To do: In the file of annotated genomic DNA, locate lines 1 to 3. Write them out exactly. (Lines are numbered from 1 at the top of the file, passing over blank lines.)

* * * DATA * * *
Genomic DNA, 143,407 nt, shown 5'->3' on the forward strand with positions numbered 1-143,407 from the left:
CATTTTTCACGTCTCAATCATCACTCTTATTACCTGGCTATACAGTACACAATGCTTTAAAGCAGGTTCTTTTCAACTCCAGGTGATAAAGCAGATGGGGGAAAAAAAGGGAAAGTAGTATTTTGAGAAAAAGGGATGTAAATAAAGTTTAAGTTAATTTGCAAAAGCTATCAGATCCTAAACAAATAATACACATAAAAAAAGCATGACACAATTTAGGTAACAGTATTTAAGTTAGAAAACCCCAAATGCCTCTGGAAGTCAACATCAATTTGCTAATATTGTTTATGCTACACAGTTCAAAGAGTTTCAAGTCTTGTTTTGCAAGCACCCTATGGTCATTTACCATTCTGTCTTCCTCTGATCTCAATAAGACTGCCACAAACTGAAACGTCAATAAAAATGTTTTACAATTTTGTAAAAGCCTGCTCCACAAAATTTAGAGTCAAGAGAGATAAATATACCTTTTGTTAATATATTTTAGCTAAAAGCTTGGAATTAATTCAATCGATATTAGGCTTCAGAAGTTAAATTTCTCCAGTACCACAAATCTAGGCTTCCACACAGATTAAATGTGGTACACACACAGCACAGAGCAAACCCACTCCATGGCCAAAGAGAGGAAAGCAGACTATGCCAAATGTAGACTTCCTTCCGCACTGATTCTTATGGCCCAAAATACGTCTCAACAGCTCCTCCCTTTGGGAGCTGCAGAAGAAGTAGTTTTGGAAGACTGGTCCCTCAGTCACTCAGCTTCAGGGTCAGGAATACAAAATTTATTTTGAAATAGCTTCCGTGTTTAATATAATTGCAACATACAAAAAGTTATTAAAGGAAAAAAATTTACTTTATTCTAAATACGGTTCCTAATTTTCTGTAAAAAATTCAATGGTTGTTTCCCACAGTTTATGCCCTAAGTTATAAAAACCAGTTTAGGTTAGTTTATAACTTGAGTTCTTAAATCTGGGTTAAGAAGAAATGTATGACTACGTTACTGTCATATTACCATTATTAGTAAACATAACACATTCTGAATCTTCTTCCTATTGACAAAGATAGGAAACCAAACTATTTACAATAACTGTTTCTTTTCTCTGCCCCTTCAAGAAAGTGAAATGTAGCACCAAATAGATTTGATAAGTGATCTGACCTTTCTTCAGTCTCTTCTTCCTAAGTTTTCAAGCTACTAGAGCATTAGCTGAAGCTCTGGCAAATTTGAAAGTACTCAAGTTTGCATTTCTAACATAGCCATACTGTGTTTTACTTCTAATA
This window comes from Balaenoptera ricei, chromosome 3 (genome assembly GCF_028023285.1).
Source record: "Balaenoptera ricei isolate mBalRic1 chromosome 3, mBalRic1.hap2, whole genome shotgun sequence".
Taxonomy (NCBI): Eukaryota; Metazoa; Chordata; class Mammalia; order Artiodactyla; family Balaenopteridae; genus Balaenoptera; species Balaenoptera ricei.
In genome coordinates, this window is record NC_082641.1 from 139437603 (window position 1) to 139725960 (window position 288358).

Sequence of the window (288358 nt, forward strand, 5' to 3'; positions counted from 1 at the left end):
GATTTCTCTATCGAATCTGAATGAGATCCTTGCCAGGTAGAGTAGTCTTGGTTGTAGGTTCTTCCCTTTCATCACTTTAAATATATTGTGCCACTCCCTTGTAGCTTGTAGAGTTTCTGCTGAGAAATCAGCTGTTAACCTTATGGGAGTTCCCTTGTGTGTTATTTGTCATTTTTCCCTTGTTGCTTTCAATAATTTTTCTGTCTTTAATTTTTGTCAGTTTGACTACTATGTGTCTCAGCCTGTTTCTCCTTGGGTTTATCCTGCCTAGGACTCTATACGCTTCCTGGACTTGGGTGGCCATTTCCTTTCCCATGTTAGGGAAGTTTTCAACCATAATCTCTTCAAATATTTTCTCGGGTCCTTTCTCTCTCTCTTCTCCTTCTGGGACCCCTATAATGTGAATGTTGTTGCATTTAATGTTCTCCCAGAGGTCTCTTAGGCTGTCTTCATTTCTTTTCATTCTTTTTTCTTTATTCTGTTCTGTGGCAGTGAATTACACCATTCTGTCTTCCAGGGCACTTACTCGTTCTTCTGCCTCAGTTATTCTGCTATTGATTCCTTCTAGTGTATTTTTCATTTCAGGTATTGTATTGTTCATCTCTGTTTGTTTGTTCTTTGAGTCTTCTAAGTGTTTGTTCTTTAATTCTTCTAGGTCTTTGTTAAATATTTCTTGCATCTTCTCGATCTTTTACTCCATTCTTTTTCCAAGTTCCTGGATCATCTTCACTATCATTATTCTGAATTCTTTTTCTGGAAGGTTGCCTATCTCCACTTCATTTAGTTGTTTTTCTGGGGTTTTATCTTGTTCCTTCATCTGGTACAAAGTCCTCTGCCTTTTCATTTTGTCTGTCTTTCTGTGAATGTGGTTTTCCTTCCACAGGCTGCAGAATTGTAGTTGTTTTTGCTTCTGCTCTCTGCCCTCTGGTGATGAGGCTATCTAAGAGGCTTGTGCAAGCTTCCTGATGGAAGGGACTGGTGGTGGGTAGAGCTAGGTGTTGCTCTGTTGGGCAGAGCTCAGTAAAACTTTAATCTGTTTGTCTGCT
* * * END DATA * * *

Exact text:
Genomic DNA, 143,407 nt, shown 5'->3' on the forward strand with positions numbered 1-143,407 from the left:
CATTTTTCACGTCTCAATCATCACTCTTATTACCTGGCTATACAGTACACAATGCTTTAAAGCAGGTTCTTTTCAACTCCAGGTGATAAAGCAGATGGGGGAAAAAAAGGGAAAGTAGTATTTTGAGAAAAAGGGATGTAAATAAAGTTTAAGTTAATTTGCAAAAGCTATCAGATCCTAAACAAATAATACACATAAAAAAAGCATGACACAATTTAGGTAACAGTATTTAAGTTAGAAAACCCCAAATGCCTCTGGAAGTCAACATCAATTTGCTAATATTGTTTATGCTACACAGTTCAAAGAGTTTCAAGTCTTGTTTTGCAAGCACCCTATGGTCATTTACCATTCTGTCTTCCTCTGATCTCAATAAGACTGCCACAAACTGAAACGTCAATAAAAATGTTTTACAATTTTGTAAAAGCCTGCTCCACAAAATTTAGAGTCAAGAGAGATAAATATACCTTTTGTTAATATATTTTAGCTAAAAGCTTGGAATTAATTCAATCGATATTAGGCTTCAGAAGTTAAATTTCTCCAGTACCACAAATCTAGGCTTCCACACAGATTAAATGTGGTACACACACAGCACAGAGCAAACCCACTCCATGGCCAAAGAGAGGAAAGCAGACTATGCCAAATGTAGACTTCCTTCCGCACTGATTCTTATGGCCCAAAATACGTCTCAACAGCTCCTCCCTTTGGGAGCTGCAGAAGAAGTAGTTTTGGAAGACTGGTCCCTCAGTCACTCAGCTTCAGGGTCAGGAATACAAAATTTATTTTGAAATAGCTTCCGTGTTTAATATAATTGCAACATACAAAAAGTTATTAAAGGAAAAAAATTTACTTTATTCTAAATACGGTTCCTAATTTTCTGTAAAAAATTCAATGGTTGTTTCCCACAGTTTATGCCCTAAGTTATAAAAACCAGTTTAGGTTAGTTTATAACTTGAGTTCTTAAATCTGGGTTAAGAAGAAATGTATGACTACGTTACTGTCATATTACCATTATTAGTAAACATAACACATTCTGAATCTTCTTCCTATTGACAAAGATAGGAAACCAAACTATTTACAATAACTGTTTCTTTTCTCTGCCCCTTCAAGAAAGTGAAATGTAGCACCAAATAGATTTGATAAGTGATCTGACCTTTCTTCAGTCTCTTCTTCCTAAGTTTTCAAGCTACTAGAGCATTAGCTGAAGCTCTGGCAAATTTGAAAGTACTCAAGTTTGCATTTCTAACATAGCCATACTGTGTTTTACTTCTAATA
This window comes from Balaenoptera ricei, chromosome 3 (genome assembly GCF_028023285.1).